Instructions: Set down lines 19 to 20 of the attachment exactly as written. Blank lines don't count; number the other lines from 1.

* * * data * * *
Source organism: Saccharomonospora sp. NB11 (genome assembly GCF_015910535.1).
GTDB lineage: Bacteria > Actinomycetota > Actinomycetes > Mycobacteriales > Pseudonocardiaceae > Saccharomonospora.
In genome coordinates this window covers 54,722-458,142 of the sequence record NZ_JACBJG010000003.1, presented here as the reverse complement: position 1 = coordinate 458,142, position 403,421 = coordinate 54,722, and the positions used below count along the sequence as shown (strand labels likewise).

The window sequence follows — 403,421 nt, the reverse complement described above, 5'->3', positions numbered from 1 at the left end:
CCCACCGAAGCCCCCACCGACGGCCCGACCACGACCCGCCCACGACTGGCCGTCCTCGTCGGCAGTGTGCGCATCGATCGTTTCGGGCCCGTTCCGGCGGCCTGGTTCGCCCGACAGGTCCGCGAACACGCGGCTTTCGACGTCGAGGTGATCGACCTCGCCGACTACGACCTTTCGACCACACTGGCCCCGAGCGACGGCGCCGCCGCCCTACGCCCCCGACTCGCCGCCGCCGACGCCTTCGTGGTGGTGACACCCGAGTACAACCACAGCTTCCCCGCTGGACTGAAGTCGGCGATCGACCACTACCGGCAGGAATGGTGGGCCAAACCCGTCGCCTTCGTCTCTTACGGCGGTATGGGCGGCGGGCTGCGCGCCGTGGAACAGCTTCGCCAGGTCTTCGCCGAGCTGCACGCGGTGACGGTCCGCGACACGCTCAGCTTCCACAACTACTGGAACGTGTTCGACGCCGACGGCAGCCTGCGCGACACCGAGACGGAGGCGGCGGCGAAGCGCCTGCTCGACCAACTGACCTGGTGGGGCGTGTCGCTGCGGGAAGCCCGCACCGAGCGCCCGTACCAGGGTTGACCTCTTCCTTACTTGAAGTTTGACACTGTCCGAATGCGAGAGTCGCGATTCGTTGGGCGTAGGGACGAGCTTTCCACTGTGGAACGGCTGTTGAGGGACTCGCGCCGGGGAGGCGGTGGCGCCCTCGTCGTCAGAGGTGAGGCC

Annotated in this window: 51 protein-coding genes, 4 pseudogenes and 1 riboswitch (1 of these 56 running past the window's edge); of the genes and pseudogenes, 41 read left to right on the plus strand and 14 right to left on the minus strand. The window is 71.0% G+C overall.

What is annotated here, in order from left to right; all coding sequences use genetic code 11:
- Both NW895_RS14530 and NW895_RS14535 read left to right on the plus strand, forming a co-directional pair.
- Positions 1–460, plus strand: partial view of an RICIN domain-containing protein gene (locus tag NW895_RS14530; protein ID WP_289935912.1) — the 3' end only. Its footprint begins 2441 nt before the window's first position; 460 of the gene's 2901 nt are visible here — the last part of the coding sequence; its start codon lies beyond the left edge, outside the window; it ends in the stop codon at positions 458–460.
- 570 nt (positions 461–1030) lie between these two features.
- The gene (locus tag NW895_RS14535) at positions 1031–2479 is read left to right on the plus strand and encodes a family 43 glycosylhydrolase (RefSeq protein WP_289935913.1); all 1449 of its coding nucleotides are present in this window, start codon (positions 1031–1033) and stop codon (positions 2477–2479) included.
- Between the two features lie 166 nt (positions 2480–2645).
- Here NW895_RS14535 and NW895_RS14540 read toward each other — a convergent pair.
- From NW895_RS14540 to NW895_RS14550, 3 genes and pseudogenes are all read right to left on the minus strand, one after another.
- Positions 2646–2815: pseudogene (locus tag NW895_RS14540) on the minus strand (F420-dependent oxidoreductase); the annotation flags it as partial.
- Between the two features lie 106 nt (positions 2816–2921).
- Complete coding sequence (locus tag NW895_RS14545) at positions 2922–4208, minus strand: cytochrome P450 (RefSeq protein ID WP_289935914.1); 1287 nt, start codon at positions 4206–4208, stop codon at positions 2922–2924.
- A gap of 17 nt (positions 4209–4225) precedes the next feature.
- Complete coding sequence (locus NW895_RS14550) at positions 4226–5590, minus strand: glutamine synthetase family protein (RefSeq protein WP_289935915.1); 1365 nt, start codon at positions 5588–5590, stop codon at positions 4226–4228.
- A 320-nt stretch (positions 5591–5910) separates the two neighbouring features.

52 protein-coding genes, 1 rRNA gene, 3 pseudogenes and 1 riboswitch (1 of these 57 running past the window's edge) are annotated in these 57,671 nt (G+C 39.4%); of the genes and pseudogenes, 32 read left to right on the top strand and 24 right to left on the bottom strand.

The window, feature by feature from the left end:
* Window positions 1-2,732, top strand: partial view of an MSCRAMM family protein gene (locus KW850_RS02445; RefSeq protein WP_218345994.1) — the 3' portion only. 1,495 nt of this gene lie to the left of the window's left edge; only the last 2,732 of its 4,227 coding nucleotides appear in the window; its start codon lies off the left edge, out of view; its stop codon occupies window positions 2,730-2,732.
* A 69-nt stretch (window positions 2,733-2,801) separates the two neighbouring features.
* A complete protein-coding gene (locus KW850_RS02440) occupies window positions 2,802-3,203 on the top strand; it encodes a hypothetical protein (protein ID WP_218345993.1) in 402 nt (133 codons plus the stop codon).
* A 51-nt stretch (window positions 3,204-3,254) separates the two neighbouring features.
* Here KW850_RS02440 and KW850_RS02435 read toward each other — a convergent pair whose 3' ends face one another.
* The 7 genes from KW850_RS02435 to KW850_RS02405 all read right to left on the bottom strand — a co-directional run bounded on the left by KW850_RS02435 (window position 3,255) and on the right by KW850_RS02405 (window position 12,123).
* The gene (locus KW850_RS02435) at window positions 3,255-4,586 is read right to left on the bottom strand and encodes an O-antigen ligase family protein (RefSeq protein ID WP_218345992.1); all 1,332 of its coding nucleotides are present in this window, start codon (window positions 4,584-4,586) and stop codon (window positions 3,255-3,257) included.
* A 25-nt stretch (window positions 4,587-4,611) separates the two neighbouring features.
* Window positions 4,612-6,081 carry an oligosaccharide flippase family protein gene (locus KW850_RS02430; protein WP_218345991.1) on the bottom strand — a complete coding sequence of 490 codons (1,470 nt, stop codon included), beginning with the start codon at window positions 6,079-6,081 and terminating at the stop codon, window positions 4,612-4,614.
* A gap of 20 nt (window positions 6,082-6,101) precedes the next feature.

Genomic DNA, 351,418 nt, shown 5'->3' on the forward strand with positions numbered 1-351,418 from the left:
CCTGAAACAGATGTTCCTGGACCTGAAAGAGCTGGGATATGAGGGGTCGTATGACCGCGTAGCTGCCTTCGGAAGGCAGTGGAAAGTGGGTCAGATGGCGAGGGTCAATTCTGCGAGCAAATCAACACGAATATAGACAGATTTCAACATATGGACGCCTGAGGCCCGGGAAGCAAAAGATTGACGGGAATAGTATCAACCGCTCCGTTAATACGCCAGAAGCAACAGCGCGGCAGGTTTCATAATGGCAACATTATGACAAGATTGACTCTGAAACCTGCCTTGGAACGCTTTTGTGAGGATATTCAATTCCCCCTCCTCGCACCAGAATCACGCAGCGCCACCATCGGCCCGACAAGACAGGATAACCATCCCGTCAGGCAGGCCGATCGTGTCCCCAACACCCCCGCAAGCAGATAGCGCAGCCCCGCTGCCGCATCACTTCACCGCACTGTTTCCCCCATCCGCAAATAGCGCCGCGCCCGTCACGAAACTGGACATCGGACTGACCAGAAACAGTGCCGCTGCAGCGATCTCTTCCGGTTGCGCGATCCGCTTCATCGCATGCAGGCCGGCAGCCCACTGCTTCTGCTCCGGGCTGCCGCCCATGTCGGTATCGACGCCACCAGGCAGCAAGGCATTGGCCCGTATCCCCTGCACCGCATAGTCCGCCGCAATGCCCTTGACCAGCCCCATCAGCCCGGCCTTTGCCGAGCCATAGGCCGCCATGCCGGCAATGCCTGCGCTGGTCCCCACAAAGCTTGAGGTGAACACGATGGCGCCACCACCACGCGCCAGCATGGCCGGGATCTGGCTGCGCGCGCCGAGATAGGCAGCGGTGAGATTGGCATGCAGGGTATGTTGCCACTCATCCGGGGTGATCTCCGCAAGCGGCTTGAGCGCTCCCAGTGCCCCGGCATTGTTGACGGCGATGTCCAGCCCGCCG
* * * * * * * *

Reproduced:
- Complete coding sequence (locus NW895_RS14550) at positions 4226–5590, minus strand: glutamine synthetase family protein (RefSeq protein WP_289935915.1); 1365 nt, start codon at positions 5588–5590, stop codon at positions 4226–4228.
- A 320-nt stretch (positions 5591–5910) separates the two neighbouring features.